Day 3 of the ILAFS programme takes place in Cambridge, so on the Wednesday, all the students travelled together to Cambridge on a coach to meet Cat on the Downing Site and the archaeology department by the late morning. With time to enjoy the shade of the courtyard and for a group photo, the students were led into the large lecture theatre in Plant Sciences for their first taste of learning at University with a lecture given by current Archaeology PhD student Emma Brownlee. She took the students through the background and process of settlement studies, as aspect of what the students have been undertaking over the last two days in the field and then took them through the process of writing up their test pit results into a comprehensive report. These report writing skills and independent learning are even more important these days with the removal of coursework from GCSE modules. The work with ACA and ILAFS enables students to hone these skills for use in future study and work.

After Emma’s talk, the four school groups were split to go to either Magdalene College or St Catharine’s College for lunch and a tour round and our sincere thanks to both Sandy Mill and Kartryn Singleton and their student helpers for guiding the students around the colleges. After lunch, the students were met at the Museum of Archaeology and Anthropology on the corner of the Downing Site by Jenny Williams, the museums education and outreach assistant. Jenny showed the students how the local archaeology is displayed in the museum, linking artefacts to settlements and then split the students into four groups to examine a different settlement and create a poster of these objects.

The final session of the day was by Dr Matt Bullimore, Widening Participation Officer at Churchill College, who spoke to the students about higher education, what university is like and how the college system at Cambridge is different to other ‘campus’ universities. More information on which can be found online here. Although the students were still only 13 or 14 years old, the ILAFS programme got each student thinking about their futures and the possibilities open to them. Feedback from the ILAFS in Fulmodeston showed that every student rated the field school as either Excellent or Good and enjoyed it more than they expected to. Also, finding more out about university and Cambridge was the top of nearly each students feedback when asked about what they had gained from ILAFS. One student commented “I enjoyed being outside all day whilst we were digging and getting to know new friends from different schools and my own school” (KD Litcham School), another said “I have gained better team work skills and I have learnt a lot more on archaeology and why it’s such a fascinating subject. Also, I am a lot more excited about attending University. Thank you for this incredible experience” (HB, Alderman Peel HS). Others said afterwards “I have strengthened my ability to work as a team. It was good fun and I would recommend it to others” (JF Fakenham Academy), “I enjoyed researching the village and accompanying finds to build a bigger picture of the village” (KC Alderman Peel HS), “I enjoyed the lectures at the university as they are intellectual and I enjoy that type of learning” (CP, Fakenham Academy) and “I enjoyed looking around St Catharine’s College and meeting people and hearing what they study and their experience” (AS, Alderman Peel HS).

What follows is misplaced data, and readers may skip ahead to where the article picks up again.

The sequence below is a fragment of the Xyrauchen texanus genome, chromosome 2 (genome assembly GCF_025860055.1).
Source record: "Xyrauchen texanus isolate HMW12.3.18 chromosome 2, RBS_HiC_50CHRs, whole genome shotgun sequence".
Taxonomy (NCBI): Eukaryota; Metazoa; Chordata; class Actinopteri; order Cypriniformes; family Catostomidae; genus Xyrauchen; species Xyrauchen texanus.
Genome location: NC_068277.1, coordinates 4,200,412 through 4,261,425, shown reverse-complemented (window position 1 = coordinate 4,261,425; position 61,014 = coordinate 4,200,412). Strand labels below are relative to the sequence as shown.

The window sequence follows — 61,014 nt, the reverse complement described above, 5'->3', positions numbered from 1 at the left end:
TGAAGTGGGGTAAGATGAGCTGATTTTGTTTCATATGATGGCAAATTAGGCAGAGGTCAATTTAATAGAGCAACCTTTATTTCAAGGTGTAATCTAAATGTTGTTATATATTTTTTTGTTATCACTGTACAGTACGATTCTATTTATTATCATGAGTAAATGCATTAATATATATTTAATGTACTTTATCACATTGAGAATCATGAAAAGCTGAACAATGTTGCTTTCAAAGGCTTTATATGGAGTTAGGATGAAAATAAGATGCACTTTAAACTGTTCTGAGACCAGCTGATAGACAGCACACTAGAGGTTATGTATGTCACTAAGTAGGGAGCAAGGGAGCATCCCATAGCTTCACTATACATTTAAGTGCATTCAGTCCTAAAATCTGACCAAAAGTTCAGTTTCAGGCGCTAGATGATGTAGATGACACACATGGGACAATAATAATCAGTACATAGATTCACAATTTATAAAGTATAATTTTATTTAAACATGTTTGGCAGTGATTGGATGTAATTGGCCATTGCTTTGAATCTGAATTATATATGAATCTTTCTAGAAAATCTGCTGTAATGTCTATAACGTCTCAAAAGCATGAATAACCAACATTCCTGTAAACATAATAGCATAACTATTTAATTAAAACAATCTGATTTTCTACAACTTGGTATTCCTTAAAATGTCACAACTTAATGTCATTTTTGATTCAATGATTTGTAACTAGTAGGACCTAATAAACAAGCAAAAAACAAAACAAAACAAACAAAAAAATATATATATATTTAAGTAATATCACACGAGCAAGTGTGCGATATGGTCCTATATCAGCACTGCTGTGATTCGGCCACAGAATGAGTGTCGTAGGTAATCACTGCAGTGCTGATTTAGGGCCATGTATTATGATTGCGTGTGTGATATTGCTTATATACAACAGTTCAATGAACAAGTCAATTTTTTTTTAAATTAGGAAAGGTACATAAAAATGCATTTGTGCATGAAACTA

Northstowe Open Day 2018

On Saturday 30th June 2018 an open day was held at Northstowe for Phase 2 of the ongoing archaeological excavations that are being undertaken by the Cambridge Archaeological Unit (CAU). This phase of archaeology began in October 2016 and has focused on the detailed excavations of a large Roman settlement known as site 18.

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Site 18 is almost 900m long and 20 hectares in area, making it larger than Roman Cambridge. The rest of Site 15 will be excavated in the spring of next year when work commences focusing on the sites to the north of Rampton Road. The blank area to the south of the farmstead was lost to quarrying in the 19th and 20th centuries, so sadly it may never be known what could have been destroyed at that time. This Roman settlement is arranged along a roadway with three main arms heading southwest-northeast and southeast. Square enclosures have been recorded at the junction with narrower longer ones to the south, with evidence of buildings, wells, rubbish pits, ditches, metal working, textile production, a pottery kiln and cemeteries in the settlement area.

At the north end, the settlement takes on a different form with double and triple ditch lines enclosing about 6 hectares on the northwest side of the road. Presuming there were banks between the ditches, it is possible that this is defensive in nature reflecting the sometimes hazardous nature of life on the Roman fed edge. This is a very similar arrangement to that recorded on the site excavated of Northstowe Phase 1 on the old golf course.